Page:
Health promotion is an integral part of pharmacy education and practice, and the COVID-19 pandemic has emphasised the vital role of pharmacists as part of a multidisciplinary team supporting the health of the nation. The pandemic has also highlighted the need to expand health promotion even further to address the exposed health disparities in our communities. We need to empower people to optimise wellbeing, supporting healthy immune systems to maximise the response to vaccines and further reduce risk from infection.
Pharmacy teams are vital to improving the public’s health and are a prominent social and health asset within all communities, although they are currently underutilised. Community pharmacy teams have a pivotal role to play in improving people’s health and helping to reduce health inequalities. Priority areas identified for preventative interventions and commissioned services include cardiovascular disease, smoking, sexual and reproductive health, healthy ageing, mental health and vaccination.
Community pharmacists have a long and excellent track record of delivering health promoting interventions with evidence of efficacy strongest for smoking cessation, health promotion, disease screening and preventive activities, provision of emergency hormonal contraceptive and vaccination services. However, further research is needed on how best to offer additional support for weight management and alcohol dependence within community pharmacy.
Health promotion also forms a vital part of the role of pharmacists in primary and secondary care. For example, in primary care, clinical pharmacists work as part of the multidisciplinary team with contracted responsibilities, which include the provision of ‘specialist expertise in the use of medicines whilst helping to address both the public health and social care needs of patients at the primary care network’s practice(s) and to help in tackling inequalities’.
In addition, pharmacists are also actively contributing to health aspects of the urgent green agenda, in work done routinely to address sustainability issues such as reducing waste and switching to ‘greener’ options. For example, where appropriate, pharmacists can help to reduce the use of metered dose inhalers, which contribute to most of the 3% NHS carbon footprint associated with inhaler use.
There is increasing interest from the pharmacy sector in taking on an even greater role in improving the public’s health in their communities, with many examples of innovative delivery and best practice. Pharmacy has been identified as having the potential to ‘accelerate the health promotion activities of the health system’ with improved quality of life and decreased costs. However, to realise this potential, barriers including legal, educational skill and pricing challenges must be addressed urgently.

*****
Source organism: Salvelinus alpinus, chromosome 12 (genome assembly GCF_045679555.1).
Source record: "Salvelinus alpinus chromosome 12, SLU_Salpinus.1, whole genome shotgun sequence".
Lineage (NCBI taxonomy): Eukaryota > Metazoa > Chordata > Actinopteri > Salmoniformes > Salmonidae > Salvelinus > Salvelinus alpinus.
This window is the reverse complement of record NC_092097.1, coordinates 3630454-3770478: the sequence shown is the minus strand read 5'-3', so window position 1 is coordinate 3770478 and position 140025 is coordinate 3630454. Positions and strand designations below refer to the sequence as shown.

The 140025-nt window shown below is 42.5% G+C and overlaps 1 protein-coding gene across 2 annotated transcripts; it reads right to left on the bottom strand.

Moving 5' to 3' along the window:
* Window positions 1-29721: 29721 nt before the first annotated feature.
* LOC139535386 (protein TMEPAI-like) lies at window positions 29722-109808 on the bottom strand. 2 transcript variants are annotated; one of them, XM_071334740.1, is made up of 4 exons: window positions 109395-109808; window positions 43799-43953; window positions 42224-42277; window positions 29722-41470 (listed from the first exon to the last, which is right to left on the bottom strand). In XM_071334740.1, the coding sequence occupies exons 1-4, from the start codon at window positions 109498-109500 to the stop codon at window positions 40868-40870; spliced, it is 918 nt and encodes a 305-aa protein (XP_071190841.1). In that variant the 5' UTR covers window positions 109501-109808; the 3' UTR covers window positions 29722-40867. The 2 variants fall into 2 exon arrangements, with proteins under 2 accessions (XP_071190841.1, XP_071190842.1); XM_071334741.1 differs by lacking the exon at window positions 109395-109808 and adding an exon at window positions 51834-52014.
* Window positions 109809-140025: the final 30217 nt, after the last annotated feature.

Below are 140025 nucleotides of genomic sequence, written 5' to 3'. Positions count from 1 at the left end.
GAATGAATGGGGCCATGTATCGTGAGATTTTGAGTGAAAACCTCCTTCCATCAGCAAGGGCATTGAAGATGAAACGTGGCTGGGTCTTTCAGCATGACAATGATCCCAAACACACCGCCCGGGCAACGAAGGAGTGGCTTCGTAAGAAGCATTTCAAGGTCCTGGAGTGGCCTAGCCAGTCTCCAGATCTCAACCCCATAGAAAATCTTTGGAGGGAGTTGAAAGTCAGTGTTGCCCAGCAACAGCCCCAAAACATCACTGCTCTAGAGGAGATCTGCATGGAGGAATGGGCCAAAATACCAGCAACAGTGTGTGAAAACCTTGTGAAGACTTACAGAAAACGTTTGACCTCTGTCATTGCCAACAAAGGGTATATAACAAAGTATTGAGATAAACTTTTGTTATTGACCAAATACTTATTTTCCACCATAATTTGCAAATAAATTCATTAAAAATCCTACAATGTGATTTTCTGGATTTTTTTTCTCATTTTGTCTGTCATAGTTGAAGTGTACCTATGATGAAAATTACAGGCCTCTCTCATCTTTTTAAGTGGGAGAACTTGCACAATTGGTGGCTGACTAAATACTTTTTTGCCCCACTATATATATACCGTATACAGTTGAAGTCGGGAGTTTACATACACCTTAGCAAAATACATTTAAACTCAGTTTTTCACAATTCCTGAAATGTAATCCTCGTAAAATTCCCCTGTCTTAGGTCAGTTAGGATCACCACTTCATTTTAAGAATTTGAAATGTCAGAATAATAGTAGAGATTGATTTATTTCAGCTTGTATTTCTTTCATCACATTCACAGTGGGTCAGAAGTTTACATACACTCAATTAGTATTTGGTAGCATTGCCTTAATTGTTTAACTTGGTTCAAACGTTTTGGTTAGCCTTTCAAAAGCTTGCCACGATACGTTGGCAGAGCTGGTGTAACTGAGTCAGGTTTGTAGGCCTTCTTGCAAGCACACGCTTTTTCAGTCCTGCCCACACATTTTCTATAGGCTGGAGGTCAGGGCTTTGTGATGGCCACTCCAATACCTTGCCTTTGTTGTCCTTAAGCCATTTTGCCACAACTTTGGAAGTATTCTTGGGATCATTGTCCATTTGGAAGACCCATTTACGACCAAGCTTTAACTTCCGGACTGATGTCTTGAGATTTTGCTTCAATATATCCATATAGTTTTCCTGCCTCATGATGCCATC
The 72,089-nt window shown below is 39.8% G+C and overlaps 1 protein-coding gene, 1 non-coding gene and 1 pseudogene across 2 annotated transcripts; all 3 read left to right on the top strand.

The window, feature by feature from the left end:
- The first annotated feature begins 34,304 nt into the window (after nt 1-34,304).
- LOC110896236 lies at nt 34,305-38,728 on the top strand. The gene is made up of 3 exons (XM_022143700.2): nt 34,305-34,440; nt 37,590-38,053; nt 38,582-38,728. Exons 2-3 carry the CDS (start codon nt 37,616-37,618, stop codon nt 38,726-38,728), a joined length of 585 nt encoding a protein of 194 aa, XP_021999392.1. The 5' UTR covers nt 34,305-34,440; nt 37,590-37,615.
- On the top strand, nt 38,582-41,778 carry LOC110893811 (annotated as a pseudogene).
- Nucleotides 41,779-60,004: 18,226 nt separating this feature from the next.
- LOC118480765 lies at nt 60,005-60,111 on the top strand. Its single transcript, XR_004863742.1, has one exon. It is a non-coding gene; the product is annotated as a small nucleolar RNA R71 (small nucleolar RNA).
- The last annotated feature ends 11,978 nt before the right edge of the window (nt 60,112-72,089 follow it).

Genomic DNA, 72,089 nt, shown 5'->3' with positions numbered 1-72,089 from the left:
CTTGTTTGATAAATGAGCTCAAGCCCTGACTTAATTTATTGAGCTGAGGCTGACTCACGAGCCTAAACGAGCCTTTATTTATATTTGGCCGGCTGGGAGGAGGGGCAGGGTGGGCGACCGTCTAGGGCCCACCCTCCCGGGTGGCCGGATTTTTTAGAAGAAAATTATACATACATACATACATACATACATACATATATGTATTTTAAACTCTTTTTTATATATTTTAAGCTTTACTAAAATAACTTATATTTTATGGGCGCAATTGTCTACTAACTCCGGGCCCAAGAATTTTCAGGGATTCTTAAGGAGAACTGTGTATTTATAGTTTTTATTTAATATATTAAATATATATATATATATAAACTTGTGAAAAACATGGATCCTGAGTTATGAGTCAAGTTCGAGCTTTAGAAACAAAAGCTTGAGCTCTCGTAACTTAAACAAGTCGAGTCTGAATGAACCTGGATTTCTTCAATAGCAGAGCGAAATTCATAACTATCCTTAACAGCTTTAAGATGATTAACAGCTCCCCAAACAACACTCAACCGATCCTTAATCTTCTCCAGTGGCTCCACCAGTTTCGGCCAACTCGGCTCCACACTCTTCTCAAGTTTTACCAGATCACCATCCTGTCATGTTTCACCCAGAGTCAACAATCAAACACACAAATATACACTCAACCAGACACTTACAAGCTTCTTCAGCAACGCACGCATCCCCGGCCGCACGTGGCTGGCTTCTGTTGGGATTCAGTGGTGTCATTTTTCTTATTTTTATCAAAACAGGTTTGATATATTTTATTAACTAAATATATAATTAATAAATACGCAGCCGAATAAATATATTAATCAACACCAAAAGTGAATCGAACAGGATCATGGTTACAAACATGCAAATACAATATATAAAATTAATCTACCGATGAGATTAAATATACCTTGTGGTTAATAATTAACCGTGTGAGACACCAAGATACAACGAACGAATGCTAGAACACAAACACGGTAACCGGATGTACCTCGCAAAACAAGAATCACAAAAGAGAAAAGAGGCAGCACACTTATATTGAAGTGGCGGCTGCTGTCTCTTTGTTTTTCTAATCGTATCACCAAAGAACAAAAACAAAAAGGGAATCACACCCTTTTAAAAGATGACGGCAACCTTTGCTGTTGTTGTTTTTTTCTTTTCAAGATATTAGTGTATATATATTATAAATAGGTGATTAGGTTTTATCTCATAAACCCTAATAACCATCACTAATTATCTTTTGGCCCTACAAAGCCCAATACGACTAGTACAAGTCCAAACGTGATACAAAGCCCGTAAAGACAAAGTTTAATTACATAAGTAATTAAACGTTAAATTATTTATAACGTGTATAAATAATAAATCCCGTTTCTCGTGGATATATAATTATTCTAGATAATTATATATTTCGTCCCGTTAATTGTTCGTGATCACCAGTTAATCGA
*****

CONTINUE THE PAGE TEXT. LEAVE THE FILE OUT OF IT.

The Institute for Health Promotion and Education (IHPE), now celebrating its 60th year, has long supported a diverse membership of professionals, including pharmacists, promoting public health through their work. IHPE members have an opportunity to work with an established network of healthcare professionals and experts in public health, with aligned missions and values and a supportive environment conducive to sharing ideas and good practice, with considerable experience in influencing policy.
The International Journal for Health Promotion and Education, which is free for members of the IHPE, provides a professional voice to a large audience. Members also have access to training materials, events and conferences, peer mentors and the opportunity to network and contribute to advocacy and public health consultations.
In the future, pharmacists and independent prescribers’ are set to play an increased role in public health as the government looks to enlist the support of professionals to tackle pressing public health priorities. By 2030, it is envisaged that pharmacy teams will have essential roles in preventing ill health by taking a holistic approach to care that goes beyond medicines. This will include the provision of lifestyle advice including using a social/green prescription approach, as well as referral to other services, such as link workers and third sector organisations.
We encourage more pharmacists to form partnerships with colleagues in public health to develop this vital role further and strengthen the advocacy needed in addressing the public health challenges we are facing.
Karen E Neil and Michael Craig Watson, both members and trustees of the Institute for Health Promotion and Education; and Afua Opare-Anoff, member of the Institute for Health Promotion and Education.
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